Experimental investigation of the step form-feature information model

J. J. Shah, A. Mathew

Research output: Contribution to journalArticlepeer-review

55 Scopus citations


Exchanging product data between feature-based geometric modelers presents some challenges. This is partly because features technology is still evolving, and also because there are major philosophical differences between the feature concepts on which different systems are based. The Form Feature Information Model (FFIM) that was developed by the pdes committee in the USA and accepted into the International Standards Organisation step standard was tested by means of experiments described in the paper. The modeler used in the experiments was the ASU Features Testbed, which was developed at the Arizona State University, USA, independently of the FFIM. The purpose of the experiments was to identify problems in the FFIM, and to suggest solutions where possible. In addition to the traditional problems of data transfer, such as numerical inaccuracies, a number of other factors that increase the complexity of the feature data-exchange process were identified. Some of these were the lack of relational positioning/locating information, multiple representations of a single feature, representation of certain popular profiles in rather tedious data structures, and the nonunique mapping of features between the two systems. The loss of semantic information, ecapsulated in rules, methods and constraints, seems to place some serious limits on information that can be exchanged with the current version of the FFIM. The pdes/step models are essentially static snapshots that are adequate for exchanging geometric and topological data, but are insufficient for dynamic exchange of feature models that encode engineering semantics in addition to geometric shapes.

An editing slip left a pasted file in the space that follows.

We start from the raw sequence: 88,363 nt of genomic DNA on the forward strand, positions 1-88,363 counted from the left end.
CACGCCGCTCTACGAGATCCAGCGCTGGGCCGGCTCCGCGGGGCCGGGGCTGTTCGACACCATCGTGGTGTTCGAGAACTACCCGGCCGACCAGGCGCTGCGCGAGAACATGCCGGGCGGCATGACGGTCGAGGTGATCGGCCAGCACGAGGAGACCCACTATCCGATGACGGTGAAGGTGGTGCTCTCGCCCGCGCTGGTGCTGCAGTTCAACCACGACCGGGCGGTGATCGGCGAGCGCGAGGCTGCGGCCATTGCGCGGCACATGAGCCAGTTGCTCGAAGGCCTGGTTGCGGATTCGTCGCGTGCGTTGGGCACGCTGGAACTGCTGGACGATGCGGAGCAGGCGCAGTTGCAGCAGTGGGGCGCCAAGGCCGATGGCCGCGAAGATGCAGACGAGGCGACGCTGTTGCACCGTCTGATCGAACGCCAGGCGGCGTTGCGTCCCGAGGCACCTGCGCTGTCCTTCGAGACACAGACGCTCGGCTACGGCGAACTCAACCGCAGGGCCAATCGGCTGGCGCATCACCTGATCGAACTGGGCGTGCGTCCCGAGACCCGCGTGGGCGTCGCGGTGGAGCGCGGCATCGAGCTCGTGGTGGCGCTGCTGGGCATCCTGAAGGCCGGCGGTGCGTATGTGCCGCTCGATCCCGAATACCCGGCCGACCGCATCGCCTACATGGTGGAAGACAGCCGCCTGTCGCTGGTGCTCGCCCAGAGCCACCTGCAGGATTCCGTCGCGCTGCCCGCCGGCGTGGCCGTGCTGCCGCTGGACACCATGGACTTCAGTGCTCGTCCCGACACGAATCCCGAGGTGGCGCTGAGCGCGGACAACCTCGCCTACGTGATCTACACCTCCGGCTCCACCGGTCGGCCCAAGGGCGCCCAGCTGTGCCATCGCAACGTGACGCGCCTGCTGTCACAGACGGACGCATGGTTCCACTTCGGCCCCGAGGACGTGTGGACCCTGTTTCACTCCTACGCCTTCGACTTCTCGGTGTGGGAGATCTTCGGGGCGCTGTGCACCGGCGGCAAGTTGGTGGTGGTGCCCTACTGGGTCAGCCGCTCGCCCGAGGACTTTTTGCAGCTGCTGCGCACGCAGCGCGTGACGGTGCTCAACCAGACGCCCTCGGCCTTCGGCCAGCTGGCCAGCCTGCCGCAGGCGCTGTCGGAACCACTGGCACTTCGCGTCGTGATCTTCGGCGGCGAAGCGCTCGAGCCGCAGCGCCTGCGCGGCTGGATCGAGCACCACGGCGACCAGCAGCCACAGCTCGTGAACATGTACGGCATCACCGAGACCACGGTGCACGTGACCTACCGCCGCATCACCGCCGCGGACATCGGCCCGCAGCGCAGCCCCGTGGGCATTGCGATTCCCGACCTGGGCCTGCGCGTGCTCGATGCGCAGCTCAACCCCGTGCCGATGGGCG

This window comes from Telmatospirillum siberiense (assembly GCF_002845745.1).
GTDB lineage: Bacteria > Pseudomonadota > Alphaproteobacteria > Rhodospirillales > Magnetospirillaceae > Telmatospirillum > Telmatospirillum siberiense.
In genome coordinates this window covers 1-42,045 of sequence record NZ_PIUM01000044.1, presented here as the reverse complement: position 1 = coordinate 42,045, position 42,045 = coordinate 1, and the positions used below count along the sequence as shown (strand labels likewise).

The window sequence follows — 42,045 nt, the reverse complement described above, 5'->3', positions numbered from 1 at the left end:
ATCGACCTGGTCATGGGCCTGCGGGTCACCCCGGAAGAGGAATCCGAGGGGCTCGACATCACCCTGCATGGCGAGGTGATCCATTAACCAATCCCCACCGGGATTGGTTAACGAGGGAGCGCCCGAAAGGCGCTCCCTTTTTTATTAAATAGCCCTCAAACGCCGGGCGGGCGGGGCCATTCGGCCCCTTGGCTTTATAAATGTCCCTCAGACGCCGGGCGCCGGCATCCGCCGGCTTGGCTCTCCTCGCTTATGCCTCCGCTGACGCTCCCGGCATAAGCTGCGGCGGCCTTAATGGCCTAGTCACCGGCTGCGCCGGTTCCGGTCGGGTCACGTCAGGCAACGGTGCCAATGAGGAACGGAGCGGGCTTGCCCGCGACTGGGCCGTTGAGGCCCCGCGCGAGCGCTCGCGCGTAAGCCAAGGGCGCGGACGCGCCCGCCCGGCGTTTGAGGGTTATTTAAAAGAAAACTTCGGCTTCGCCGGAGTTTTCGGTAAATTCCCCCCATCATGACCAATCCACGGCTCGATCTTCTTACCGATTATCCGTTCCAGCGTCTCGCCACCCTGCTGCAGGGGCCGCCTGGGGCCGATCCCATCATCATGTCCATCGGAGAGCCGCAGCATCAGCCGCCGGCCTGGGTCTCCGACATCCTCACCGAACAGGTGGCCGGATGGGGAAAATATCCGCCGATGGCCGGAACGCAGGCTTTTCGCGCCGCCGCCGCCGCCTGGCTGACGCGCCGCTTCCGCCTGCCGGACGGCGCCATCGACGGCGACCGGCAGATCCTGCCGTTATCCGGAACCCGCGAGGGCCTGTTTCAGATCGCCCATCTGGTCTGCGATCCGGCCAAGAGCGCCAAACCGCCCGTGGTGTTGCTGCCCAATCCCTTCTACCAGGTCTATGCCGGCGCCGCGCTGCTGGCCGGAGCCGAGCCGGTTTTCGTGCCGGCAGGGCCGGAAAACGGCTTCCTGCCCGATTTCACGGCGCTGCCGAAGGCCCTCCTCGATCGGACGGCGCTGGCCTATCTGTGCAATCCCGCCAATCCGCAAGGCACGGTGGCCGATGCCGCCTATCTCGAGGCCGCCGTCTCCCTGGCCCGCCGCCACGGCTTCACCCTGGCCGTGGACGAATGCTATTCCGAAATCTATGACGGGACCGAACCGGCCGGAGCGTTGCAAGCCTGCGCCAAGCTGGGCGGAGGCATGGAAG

Original languageEnglish (US)
Pages (from-to)282-296
Number of pages15
JournalComputer-Aided Design
Issue number4
StatePublished - May 1991


  • features
  • graphics standards
  • pdes
  • step

ASJC Scopus subject areas

  • Computer Science Applications
  • Computer Graphics and Computer-Aided Design
  • Industrial and Manufacturing Engineering


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